Aboriginal campaigner isabel coe dies — The Age

Aboriginal campaigner isabel coe dies — The Age

Updated

The daughter of Aboriginal activ바카라사이트ist Isabel Coe was found dead in Melbourne’s north on Monday.

Coe had been visiting relatives in the capital city and a police spokesman said she died of natural causes.

Police have arrested two men who say Coe was murdered for protesting a property sale which she opposed and the murder has been referred to the ACT Policing.

Coe became famous in the late 1990s when she became involved in a dispute with the Melbourne City Council over her family’s use of a traditional home.

She moved the council to ask for an immediate end to the sale of the property at Beecroft, near the Royal Botanic Gardens in north Melbourne.

Coe fought the council for five years before the sale to be scrapped in 2000.

The home was in the hands of the council after her mother died when she was two years old.

It is understood the house has since been sold for $9.6 million.

Police spokesman Anthony Goss said police had appealed for information about Ms Coe’s death.

«We can confirm that it occurred today and we have received information that she may have been present at the time at an undisclosed location,» he said.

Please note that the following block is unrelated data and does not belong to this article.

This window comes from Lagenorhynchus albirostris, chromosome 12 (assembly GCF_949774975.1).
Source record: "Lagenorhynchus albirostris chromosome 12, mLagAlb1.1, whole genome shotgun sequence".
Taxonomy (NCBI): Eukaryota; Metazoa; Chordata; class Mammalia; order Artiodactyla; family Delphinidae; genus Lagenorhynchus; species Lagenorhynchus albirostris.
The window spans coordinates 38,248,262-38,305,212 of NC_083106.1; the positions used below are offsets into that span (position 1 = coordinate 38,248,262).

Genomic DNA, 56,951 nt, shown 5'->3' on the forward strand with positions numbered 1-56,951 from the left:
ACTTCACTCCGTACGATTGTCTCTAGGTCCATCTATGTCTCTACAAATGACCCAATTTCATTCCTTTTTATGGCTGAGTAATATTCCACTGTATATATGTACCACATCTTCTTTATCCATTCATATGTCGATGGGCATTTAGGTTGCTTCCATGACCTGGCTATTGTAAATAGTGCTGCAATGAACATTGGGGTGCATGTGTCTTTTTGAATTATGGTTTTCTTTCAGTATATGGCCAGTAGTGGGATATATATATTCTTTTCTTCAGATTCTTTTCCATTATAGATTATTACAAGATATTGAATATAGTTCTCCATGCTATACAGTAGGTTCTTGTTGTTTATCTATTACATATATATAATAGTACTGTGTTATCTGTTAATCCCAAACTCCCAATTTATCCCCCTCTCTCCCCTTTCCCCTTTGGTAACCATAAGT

‘No information available’

Coe became a leader in the 1980s in oppositio우리카지노n against the Royal Botanic Gardens.

After her death, Ms Coe was named among a number of political figures who had committed suicide in 2015.

Coe, who had campaigned for Indigenous rights and for the protection of young women, also became a symbol of Indigenous women’s struggle to achieve equality.

«I’m devastated and I don’t have any information available on how she died,» one of Ms Coe’s family members said.

The father of the deceased man, Andrew Coe, said his daughter could not have been murdered and denied any link to the murder.

He said his daughter had never spoken ill of the council or the residents of the home she was living in.

«She wougospelhitzld not be on anyone’s side,» he said.

The case is the latest in the long string of controversial events to hit a community.

In 2014, an 11-year-old Indigenous girl was sexually assaulted by a Melbourne school teacher at a Melbourne primary school.

In 2014, two white women were assaulted on Sydney’s Bourke Street by two black men who took pictures of their genita

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